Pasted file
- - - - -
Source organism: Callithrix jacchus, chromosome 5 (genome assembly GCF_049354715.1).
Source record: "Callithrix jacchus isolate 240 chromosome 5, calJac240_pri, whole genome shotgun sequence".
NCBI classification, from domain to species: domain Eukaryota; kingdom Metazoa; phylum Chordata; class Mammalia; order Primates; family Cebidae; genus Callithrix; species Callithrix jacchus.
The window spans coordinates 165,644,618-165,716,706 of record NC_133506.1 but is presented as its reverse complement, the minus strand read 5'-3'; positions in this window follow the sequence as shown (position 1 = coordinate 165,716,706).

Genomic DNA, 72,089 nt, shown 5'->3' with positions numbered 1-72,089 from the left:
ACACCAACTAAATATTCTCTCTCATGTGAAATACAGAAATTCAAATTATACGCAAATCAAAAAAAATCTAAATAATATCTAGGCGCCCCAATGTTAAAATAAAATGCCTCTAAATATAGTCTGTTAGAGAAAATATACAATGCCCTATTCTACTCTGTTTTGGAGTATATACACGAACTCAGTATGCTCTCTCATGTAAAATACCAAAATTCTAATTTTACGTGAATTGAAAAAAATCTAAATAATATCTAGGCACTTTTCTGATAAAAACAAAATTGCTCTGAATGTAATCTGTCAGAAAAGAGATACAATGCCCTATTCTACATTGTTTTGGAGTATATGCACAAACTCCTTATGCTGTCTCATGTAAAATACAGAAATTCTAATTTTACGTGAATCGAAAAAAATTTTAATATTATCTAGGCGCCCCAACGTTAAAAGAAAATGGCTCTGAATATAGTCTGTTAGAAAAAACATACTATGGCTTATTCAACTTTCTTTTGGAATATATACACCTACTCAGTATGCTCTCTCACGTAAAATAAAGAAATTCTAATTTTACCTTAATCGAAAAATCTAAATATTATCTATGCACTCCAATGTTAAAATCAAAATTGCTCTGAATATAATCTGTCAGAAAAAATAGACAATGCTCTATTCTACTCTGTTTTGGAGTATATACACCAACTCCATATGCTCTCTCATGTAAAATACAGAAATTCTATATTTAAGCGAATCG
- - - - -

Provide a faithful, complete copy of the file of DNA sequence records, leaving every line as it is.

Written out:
Source organism: Callithrix jacchus, chromosome 5 (genome assembly GCF_049354715.1).
Source record: "Callithrix jacchus isolate 240 chromosome 5, calJac240_pri, whole genome shotgun sequence".
NCBI classification, from domain to species: domain Eukaryota; kingdom Metazoa; phylum Chordata; class Mammalia; order Primates; family Cebidae; genus Callithrix; species Callithrix jacchus.
The window spans coordinates 165,644,618-165,716,706 of record NC_133506.1 but is presented as its reverse complement, the minus strand read 5'-3'; positions in this window follow the sequence as shown (position 1 = coordinate 165,716,706).

Genomic DNA, 72,089 nt, shown 5'->3' with positions numbered 1-72,089 from the left:
ACACCAACTAAATATTCTCTCTCATGTGAAATACAGAAATTCAAATTATACGCAAATCAAAAAAAATCTAAATAATATCTAGGCGCCCCAATGTTAAAATAAAATGCCTCTAAATATAGTCTGTTAGAGAAAATATACAATGCCCTATTCTACTCTGTTTTGGAGTATATACACGAACTCAGTATGCTCTCTCATGTAAAATACCAAAATTCTAATTTTACGTGAATTGAAAAAAATCTAAATAATATCTAGGCACTTTTCTGATAAAAACAAAATTGCTCTGAATGTAATCTGTCAGAAAAGAGATACAATGCCCTATTCTACATTGTTTTGGAGTATATGCACAAACTCCTTATGCTGTCTCATGTAAAATACAGAAATTCTAATTTTACGTGAATCGAAAAAAATTTTAATATTATCTAGGCGCCCCAACGTTAAAAGAAAATGGCTCTGAATATAGTCTGTTAGAAAAAACATACTATGGCTTATTCAACTTTCTTTTGGAATATATACACCTACTCAGTATGCTCTCTCACGTAAAATAAAGAAATTCTAATTTTACCTTAATCGAAAAATCTAAATATTATCTATGCACTCCAATGTTAAAATCAAAATTGCTCTGAATATAATCTGTCAGAAAAAATAGACAATGCTCTATTCTACTCTGTTTTGGAGTATATACACCAACTCCATATGCTCTCTCATGTAAAATACAGAAATTCTATATTTAAGCGAATCG